One part of your brain is striving to be the very best. Simultaneously, another part of your brain fears that your character will be attacked and your hard work will not be acknowledged or appreciated. Maybe in the same aggressive fashion you are currently attacking those with more development than you. This point is definitely something you should think about. Having this attitude is like driving your car with the parking brake on. Although you may be going forward, and maybe even at a good pace, you are not achieving your full potential under those limiting conditions.
Admitting that you are susceptible to the negative opinions of others is a hard thing to do. Nobody wants to believe they can be manipulated by other people. As I interview the top natural bodybuilders, I often ask them how being accused of using drugs makes them feel. Their first conditioned response is that they “take the attack as a compliment.” But, a few questions later they start revealing the pain the attacks cause them. They often feel that their efforts, discipline, knowledge, years of training, and genetics are not fully appreciated — except by their family and a few people who really know them.
I have to admit, I fell victim to this destructive way thinking between 1995 and 1996. After winning the heavyweight class in the NPC Team Universe that year, I received probably more national recognition than any other natural bodybuilder. Many fans appreciated my efforts, but many questioned my credibility and character. On one hand, the pride of winning the class made me hungry for a higher level of achievement. On the other hand, it caused me a certain level of pain because I take far more pride in myself as a person than I do as I bodybuilder. It took me a while to realize this, but subconsciously my brain knew that the better I get, the more negative attention or pain I might attract. I would sometimes think to myself, “Boy, if I’m getting this kind of negative reaction now, how much more will I receive in a few years when I significantly improve?” I know what some of you are saying, “I don’t worry about what other people say about me, I know I don’t use drugs!” Whether you want to admit this to yourself or not, the same situation is affecting you to some degree – even if very slightly. I wasted much of my time and energy with such thought. Admitting to myself that I was affected negatively wasn’t easy, but the realization helped me put the issue behind me. Hopefully you can learn from my experience.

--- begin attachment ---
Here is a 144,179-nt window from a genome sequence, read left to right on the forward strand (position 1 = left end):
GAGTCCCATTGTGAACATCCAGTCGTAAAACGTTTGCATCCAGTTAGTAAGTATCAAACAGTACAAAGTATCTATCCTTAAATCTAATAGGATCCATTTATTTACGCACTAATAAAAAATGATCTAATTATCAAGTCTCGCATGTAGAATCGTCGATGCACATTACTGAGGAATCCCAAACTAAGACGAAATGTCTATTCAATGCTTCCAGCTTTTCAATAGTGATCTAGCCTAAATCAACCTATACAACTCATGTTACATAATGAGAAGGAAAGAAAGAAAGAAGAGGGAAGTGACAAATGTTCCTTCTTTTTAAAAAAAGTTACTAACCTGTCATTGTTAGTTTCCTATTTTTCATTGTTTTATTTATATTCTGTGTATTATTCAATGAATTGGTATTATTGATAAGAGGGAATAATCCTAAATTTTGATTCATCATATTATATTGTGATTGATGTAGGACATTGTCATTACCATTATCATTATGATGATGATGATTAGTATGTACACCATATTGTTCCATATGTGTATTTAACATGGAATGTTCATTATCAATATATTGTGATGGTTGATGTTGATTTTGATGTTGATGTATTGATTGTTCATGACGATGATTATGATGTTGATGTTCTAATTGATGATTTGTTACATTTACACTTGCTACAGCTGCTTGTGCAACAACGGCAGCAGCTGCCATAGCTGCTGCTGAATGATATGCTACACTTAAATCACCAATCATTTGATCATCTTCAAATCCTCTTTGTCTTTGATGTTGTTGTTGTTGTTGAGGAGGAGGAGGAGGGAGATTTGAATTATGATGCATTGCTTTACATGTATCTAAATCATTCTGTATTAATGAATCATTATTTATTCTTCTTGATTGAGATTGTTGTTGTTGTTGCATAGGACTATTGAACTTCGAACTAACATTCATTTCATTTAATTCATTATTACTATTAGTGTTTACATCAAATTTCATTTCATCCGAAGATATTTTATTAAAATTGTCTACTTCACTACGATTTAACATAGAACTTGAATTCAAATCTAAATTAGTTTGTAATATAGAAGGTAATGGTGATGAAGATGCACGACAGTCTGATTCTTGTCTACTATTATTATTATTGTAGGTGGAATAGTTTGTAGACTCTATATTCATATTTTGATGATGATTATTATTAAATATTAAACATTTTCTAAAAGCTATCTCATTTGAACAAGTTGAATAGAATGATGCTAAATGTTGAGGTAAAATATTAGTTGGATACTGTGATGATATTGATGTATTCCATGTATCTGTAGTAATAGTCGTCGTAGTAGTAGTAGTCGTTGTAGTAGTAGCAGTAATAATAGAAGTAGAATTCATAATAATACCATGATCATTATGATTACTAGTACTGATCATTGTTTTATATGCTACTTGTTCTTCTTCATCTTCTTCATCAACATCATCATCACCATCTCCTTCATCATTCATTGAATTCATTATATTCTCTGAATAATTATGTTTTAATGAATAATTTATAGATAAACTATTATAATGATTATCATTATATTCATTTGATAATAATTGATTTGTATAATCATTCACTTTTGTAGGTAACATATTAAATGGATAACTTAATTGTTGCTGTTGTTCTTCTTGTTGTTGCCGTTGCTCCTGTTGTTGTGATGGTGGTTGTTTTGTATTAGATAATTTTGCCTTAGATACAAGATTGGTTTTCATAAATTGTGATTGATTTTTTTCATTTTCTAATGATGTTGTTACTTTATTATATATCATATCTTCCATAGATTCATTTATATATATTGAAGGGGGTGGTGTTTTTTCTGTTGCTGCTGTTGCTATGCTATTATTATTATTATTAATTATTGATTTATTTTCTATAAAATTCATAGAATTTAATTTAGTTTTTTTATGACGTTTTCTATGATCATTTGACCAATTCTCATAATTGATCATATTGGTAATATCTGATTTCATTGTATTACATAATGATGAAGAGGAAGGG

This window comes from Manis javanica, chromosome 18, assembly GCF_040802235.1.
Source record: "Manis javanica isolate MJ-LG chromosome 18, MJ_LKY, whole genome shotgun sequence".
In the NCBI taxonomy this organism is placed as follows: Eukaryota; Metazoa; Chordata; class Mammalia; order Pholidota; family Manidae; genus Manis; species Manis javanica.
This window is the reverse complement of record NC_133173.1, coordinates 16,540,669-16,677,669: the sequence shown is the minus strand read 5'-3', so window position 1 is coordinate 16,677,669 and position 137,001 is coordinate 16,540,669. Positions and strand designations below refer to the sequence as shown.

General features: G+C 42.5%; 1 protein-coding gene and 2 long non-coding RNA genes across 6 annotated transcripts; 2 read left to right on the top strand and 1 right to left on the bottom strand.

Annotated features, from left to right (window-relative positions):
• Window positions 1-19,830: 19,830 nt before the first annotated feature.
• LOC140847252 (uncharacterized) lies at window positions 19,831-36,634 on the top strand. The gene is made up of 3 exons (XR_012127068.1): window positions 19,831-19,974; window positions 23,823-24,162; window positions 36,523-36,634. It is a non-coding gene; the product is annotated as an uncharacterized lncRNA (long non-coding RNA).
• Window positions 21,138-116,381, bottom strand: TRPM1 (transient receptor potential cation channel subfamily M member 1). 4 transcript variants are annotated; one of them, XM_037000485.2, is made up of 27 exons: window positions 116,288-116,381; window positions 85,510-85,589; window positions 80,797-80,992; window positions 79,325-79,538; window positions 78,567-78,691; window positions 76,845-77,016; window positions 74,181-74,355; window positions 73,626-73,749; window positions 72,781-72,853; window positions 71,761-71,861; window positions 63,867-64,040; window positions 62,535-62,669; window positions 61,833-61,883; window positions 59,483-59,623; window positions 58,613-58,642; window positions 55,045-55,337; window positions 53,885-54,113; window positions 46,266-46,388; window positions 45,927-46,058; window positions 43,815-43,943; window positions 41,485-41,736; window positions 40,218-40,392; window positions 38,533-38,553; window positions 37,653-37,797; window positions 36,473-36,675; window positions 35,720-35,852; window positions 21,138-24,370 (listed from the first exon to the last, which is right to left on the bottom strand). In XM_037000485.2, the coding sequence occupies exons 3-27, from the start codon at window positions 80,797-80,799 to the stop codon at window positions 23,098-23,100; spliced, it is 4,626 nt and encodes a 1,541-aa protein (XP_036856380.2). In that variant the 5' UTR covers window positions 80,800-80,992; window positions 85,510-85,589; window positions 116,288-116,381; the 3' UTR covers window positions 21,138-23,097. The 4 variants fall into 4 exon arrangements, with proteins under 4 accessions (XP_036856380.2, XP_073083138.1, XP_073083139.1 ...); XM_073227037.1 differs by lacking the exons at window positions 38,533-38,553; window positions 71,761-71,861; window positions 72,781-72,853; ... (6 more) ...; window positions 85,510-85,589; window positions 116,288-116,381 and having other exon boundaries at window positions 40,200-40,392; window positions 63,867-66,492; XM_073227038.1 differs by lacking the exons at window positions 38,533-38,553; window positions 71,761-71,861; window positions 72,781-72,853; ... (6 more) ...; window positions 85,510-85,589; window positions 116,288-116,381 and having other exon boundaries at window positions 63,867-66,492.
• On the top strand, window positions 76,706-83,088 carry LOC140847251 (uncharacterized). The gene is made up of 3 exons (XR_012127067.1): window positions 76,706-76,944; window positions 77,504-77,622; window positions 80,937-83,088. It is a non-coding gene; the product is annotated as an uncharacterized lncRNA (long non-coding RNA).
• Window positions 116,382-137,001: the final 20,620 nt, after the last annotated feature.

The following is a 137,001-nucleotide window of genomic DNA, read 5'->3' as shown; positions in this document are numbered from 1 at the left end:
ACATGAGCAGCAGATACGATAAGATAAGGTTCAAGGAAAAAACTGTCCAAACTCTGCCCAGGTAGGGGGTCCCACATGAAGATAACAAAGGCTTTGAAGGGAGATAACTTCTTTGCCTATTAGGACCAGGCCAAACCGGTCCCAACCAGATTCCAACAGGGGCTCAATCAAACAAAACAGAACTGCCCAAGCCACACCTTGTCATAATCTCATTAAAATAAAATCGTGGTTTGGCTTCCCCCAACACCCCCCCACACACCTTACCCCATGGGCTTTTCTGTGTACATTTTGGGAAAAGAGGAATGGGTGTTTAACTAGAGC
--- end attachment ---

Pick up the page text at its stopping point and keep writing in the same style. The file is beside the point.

The more you engage in this type of negative discussion, the more you plant in your brain the notion that the better you get, the more people will be talking about you in the same fashion you talked about those who were better than you. Without even being aware of that talk’s affect, you will be sabotaging success at the level you truly deserve. How do you expect your brain to work properly under these conditions? Are you going to say to yourself, “I’m going to train my butt off! I’m going sacrifice my time and energy — just so the guys rip me like I rip the top natural guys of today! That negative attention is going to be great! I can’t wait until this happens!” I don’t think you will.
If you say to yourself, “You can’t look like (insert name of a top natural bodybuilder here) without drugs!” You know what? You have just created a “ceiling” limiting just how good you can possibly get. Your brain now “knows” taking your physique to that level is impossible, so it will not work towards developing your physique with 100 percent effort and intensity. Once you come to this “intelligent” conclusion, you have now become too smart to produce an all-out effort attempting something that is impossible. The moment these words leave your mouth, you have sealed your fate – regardless of how promising your genetic potential might have been. Rising above your words will be very difficult. Maybe you could have become better than some of the top guys. Who knows? And if you think you’ll just “back into” a great physique, think again! Attaining a great body without laser-like focus, a determined work ethic, and the absolute faith that your efforts will lead to you realizing your dreams is much too difficult with that limiting belief. With your self-fulfilling prophecy, you will probably settle for far less than you are genetically capable of achieving. You are hypnotizing yourself with your negative thoughts and words.